Innovation in Government: U.S. Department of Defense
The case compares two U.S. Department of Defense (DoD) programs from the 1970s and 1980s: (1) "stealth" combat aircraft, capable of evading detection or engagement by anti-aircraft systems, and (2) precision attack of hardened ground vehicles from "standoff" distances, i.e., far behind the battle lines. Conceived at roughly the same time, motivated by the same strategic challenge, and initially driven by the same DoD organization, stealth combat aircraft progressed from idea to deployment in less than eight years—an astounding pace for a complex military system—while a demonstrated system for standoff precision strike against mobile ground targets was not fully implemented. The case highlights the critical role of the Defense Advanced Research Projects Agency (DARPA), part of the DoD, regarded as one of the most innovative entities in the U.S. federal government.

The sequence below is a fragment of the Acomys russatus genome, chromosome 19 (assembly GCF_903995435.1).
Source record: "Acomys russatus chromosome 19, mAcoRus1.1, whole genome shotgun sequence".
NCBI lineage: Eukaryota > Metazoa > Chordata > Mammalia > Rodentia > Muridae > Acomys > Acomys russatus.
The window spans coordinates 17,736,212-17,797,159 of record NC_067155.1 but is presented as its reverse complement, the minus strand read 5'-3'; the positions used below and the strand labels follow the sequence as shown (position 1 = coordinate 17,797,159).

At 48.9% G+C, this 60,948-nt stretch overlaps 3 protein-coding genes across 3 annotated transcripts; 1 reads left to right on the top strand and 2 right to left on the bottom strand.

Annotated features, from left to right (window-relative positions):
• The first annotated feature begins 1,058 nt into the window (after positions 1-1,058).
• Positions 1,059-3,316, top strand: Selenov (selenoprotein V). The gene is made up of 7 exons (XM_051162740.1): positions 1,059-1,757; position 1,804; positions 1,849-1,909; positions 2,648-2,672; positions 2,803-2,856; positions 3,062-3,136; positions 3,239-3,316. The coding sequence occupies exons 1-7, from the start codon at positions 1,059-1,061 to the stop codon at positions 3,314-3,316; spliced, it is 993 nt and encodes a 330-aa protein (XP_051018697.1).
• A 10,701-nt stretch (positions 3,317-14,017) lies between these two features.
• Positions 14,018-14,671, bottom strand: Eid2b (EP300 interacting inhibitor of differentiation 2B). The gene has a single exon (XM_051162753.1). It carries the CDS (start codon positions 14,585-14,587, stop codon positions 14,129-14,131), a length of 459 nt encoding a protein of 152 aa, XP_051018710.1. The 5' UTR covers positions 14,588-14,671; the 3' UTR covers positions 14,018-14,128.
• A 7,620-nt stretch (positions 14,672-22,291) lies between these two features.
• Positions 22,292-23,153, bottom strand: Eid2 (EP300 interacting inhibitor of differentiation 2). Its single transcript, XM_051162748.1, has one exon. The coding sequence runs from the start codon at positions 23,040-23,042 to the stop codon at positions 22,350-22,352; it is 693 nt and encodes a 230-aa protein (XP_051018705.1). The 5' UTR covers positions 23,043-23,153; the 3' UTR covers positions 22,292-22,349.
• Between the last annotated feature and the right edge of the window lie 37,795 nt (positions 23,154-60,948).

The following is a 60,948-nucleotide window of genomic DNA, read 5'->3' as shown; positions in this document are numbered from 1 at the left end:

The learning objective of this case is to highlight factors that facilitate rapid, successful implementation of radically innovative or disruptive concepts. Students will be introduced to the organizational realities facing such projects, including: issues of strategic clarity, inter-departmental competition and cooperation, executive leadership, and timing. While some of these elements have a different slant in government than they do in a large corporate setting, comparing the differences in implementation of these programs reveals issues relevant to any large organization seeking to bring innovative concepts to fruition.
Robert Wolcott, Michael J. Lippitz
Wolcott, Robert, and Michael J. Lippitz. Innovation in Government: U.S. Department of Defense. Case 5-207-251 (KEL346).